The best thing you can have is a high functioning person on the other side. For the kids, a high functioning parent. So what you want is the parent actually to do something about their issues, don’t you?

Leanne Abela:
Yeah. So getting that help might be, let’s think, getting a psychiatric report and then getting some treatment in place-

Benita Crocker:
Absolutely.

Leanne Abela:
And then monitoring that and coming back in six months or a year. Or getting some drug testing to see if the person is able to manage their substance abuse. You could do some hair follicle testing. You could do some urine testing.

Benita Crocker:
Yeah, absolutely.

Leanne Abela:
And monitor that and maybe have it supervised.

Benita Crocker:
Yeah, have supervised time.

Leanne Abela:
Have supervised time until that’s been managed.

Benita Crocker:
Yeah. I’ve had alcohol testing in the car where people have to… Or alcohol testing at home where people have to do that. And if the person is really trying to do the best thing and trying to get on with their life and those sort of issues are things that they’re trying to resolve, then we’ve got to give them a chance. That’s what…

Leanne Abela:
But without compromising the kids safety. That’s for sure.

Benita Crocker:
Without compromising the kids. Yeah.

Leanne Abela:
But there are, unfortunately, those cases, aren’t there, Benita, where there is no opportunity for one of the parents to spend time with the children. It is just not safe to do so-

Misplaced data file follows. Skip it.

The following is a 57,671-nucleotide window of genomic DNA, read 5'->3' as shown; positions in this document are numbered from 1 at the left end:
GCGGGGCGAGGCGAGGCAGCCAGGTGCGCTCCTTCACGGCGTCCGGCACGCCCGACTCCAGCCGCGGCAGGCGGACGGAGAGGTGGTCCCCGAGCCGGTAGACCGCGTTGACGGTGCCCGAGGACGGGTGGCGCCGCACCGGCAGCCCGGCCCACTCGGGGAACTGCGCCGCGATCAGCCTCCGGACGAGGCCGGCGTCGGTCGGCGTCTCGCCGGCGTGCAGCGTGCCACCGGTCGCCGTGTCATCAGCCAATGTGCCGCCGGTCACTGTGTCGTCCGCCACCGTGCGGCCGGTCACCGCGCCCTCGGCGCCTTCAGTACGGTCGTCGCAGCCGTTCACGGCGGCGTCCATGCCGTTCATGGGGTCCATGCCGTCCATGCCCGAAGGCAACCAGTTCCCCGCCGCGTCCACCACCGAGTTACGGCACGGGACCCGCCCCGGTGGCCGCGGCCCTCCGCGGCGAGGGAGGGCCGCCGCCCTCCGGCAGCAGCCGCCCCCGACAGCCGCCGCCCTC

Benita Crocker:
Absolutely.

Leanne Abela:
… And it may never be safe to do so.

Benita Crocker:
That’s right.

Leanne Abela:
Because of the combination of some of or all of those issues we’ve discussed.

Benita Crocker:
That’s right. But rule of thumb is if you’re separating and there’s none of those sorts of issues involved, the kids really do have a right to have a relationship with both parents.

Leanne Abela:
Yeah.

Benita Crocker:
Yeah.

Leanne Abela:
And so sometimes you might have a parent come in to you, to see your client come in to see. You then say, “Well, it is my word against theirs, so what do I do there? And can the kids say something about what they’ve seen? And my children definitely don’t want to see their mother or their father.” What do you do then?